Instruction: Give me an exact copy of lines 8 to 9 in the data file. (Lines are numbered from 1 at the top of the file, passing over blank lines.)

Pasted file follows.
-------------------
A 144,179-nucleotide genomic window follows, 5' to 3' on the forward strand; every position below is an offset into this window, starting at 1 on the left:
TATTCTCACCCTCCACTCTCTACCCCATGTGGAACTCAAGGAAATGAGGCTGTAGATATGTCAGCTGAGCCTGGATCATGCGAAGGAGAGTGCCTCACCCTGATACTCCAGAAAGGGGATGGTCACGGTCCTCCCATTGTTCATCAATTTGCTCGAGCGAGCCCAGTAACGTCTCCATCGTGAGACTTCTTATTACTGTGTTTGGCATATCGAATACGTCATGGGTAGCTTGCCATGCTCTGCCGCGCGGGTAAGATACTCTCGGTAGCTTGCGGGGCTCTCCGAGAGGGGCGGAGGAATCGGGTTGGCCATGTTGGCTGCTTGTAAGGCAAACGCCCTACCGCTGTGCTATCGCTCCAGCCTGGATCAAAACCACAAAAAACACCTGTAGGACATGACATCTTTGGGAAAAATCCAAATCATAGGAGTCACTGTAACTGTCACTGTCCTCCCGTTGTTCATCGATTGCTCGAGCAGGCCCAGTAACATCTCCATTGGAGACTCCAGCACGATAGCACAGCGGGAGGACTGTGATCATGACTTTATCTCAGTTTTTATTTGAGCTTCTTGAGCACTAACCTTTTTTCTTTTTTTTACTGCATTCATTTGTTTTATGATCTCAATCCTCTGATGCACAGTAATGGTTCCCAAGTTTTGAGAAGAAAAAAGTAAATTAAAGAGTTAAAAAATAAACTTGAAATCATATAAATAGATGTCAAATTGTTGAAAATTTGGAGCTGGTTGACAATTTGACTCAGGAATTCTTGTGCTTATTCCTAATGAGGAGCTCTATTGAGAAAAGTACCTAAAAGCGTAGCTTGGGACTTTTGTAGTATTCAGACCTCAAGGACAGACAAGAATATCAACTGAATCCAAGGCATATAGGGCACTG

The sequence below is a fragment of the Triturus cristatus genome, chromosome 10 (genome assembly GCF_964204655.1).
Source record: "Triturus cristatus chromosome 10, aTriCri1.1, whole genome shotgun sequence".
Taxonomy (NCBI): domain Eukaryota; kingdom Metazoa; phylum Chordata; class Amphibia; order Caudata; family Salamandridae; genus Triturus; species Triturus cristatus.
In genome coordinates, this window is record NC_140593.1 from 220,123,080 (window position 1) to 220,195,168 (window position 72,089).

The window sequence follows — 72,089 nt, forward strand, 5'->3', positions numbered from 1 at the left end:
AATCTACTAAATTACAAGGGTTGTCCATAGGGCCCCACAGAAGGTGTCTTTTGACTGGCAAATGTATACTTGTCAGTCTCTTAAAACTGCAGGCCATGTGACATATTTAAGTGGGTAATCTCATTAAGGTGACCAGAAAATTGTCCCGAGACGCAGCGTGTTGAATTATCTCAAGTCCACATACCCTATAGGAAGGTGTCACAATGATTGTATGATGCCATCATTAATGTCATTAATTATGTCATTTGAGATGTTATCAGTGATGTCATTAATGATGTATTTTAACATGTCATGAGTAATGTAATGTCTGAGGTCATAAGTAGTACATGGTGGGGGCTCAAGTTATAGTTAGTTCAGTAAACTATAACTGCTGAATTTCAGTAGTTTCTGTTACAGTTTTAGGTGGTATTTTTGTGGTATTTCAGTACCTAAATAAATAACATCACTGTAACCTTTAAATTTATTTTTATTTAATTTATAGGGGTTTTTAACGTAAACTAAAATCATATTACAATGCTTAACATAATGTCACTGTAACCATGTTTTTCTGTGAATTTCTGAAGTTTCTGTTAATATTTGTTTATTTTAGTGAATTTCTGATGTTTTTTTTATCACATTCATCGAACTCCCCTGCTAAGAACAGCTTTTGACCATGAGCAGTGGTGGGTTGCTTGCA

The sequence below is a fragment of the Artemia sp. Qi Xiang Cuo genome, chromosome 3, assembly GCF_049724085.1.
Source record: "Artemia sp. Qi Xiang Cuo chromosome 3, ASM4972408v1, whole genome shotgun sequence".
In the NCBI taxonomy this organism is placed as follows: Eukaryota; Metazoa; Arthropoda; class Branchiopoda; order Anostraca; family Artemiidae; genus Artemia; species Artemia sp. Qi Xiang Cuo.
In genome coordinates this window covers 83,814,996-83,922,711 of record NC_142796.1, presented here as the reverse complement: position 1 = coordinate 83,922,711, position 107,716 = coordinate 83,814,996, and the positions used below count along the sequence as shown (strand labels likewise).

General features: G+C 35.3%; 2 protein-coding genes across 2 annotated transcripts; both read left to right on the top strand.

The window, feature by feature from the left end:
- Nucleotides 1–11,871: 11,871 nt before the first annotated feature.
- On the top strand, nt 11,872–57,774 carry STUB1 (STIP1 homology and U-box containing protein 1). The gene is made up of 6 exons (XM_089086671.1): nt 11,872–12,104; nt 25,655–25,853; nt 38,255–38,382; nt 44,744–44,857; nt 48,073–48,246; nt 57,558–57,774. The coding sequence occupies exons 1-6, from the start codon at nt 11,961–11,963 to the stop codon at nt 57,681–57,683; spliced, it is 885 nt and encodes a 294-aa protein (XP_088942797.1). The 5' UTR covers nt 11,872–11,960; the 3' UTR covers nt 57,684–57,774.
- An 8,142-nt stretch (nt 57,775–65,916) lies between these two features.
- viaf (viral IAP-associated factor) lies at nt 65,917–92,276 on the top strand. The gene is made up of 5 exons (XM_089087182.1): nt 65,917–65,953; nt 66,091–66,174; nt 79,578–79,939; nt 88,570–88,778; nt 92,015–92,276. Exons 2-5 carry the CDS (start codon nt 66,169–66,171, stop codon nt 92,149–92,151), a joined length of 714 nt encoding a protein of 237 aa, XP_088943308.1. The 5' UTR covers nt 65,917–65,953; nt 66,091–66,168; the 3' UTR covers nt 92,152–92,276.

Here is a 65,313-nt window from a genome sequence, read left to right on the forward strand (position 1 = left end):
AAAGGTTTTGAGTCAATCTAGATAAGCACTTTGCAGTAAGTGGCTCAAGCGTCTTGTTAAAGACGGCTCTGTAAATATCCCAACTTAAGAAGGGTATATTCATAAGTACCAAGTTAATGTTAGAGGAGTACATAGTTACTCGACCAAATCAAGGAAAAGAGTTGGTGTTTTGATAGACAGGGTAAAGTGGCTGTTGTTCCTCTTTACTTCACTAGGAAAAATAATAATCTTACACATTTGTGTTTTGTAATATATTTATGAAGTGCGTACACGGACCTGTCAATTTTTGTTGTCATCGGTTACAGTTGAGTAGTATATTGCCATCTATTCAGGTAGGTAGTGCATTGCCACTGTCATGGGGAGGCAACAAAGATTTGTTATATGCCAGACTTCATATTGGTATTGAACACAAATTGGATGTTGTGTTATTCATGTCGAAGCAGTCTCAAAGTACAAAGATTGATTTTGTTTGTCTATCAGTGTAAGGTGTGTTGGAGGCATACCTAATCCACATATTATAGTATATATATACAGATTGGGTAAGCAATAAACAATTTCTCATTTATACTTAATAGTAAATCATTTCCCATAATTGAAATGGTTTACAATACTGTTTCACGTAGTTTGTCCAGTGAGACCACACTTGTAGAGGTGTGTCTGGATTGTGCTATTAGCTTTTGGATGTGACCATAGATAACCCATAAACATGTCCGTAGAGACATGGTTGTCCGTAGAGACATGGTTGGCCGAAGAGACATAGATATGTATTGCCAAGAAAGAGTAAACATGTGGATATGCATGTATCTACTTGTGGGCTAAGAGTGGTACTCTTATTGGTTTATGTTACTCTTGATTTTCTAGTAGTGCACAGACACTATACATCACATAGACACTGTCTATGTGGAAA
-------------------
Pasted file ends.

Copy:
AATCTACTAAATTACAAGGGTTGTCCATAGGGCCCCACAGAAGGTGTCTTTTGACTGGCAAATGTATACTTGTCAGTCTCTTAAAACTGCAGGCCATGTGACATATTTAAGTGGGTAATCTCATTAAGGTGACCAGAAAATTGTCCCGAGACGCAGCGTGTTGAATTATCTCAAGTCCACATACCCTATAGGAAGGTGTCACAATGATTGTATGATGCCATCATTAATGTCATTAATTATGTCATTTGAGATGTTATCAGTGATGTCATTAATGATGTATTTTAACATGTCATGAGTAATGTAATGTCTGAGGTCATAAGTAGTACATGGTGGGGGCTCAAGTTATAGTTAGTTCAGTAAACTATAACTGCTGAATTTCAGTAGTTTCTGTTACAGTTTTAGGTGGTATTTTTGTGGTATTTCAGTACCTAAATAAATAACATCACTGTAACCTTTAAATTTATTTTTATTTAATTTATAGGGGTTTTTAACGTAAACTAAAATCATATTACAATGCTTAACATAATGTCACTGTAACCATGTTTTTCTGTGAATTTCTGAAGTTTCTGTTAATATTTGTTTATTTTAGTGAATTTCTGATGTTTTTTTTATCACATTCATCGAACTCCCCTGCTAAGAACAGCTTTTGACCATGAGCAGTGGTGGGTTGCTTGCA

The sequence below is a fragment of the Artemia sp. Qi Xiang Cuo genome, chromosome 3, assembly GCF_049724085.1.